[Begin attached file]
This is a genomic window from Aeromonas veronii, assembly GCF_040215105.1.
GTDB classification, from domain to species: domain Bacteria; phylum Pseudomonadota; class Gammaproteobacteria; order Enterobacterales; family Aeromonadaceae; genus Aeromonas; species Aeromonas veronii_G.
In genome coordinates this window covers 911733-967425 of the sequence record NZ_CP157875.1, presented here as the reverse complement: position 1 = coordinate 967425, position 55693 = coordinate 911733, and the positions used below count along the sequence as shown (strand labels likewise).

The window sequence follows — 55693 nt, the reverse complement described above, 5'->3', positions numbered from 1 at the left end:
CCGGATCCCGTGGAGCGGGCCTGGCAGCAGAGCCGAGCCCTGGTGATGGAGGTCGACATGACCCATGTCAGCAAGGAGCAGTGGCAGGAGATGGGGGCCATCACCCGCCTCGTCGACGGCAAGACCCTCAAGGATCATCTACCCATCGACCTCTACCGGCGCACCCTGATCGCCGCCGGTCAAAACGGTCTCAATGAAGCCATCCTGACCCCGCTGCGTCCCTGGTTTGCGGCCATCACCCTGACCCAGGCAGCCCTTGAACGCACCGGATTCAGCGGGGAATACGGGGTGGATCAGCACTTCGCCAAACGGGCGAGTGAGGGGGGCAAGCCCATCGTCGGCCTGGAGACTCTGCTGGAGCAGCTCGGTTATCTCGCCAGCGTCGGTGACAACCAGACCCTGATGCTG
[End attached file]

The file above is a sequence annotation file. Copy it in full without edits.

This is a genomic window from Aeromonas veronii, assembly GCF_040215105.1.
GTDB classification, from domain to species: domain Bacteria; phylum Pseudomonadota; class Gammaproteobacteria; order Enterobacterales; family Aeromonadaceae; genus Aeromonas; species Aeromonas veronii_G.
In genome coordinates this window covers 911733-967425 of the sequence record NZ_CP157875.1, presented here as the reverse complement: position 1 = coordinate 967425, position 55693 = coordinate 911733, and the positions used below count along the sequence as shown (strand labels likewise).

The window sequence follows — 55693 nt, the reverse complement described above, 5'->3', positions numbered from 1 at the left end:
CCGGATCCCGTGGAGCGGGCCTGGCAGCAGAGCCGAGCCCTGGTGATGGAGGTCGACATGACCCATGTCAGCAAGGAGCAGTGGCAGGAGATGGGGGCCATCACCCGCCTCGTCGACGGCAAGACCCTCAAGGATCATCTACCCATCGACCTCTACCGGCGCACCCTGATCGCCGCCGGTCAAAACGGTCTCAATGAAGCCATCCTGACCCCGCTGCGTCCCTGGTTTGCGGCCATCACCCTGACCCAGGCAGCCCTTGAACGCACCGGATTCAGCGGGGAATACGGGGTGGATCAGCACTTCGCCAAACGGGCGAGTGAGGGGGGCAAGCCCATCGTCGGCCTGGAGACTCTGCTGGAGCAGCTCGGTTATCTCGCCAGCGTCGGTGACAACCAGACCCTGATGCTG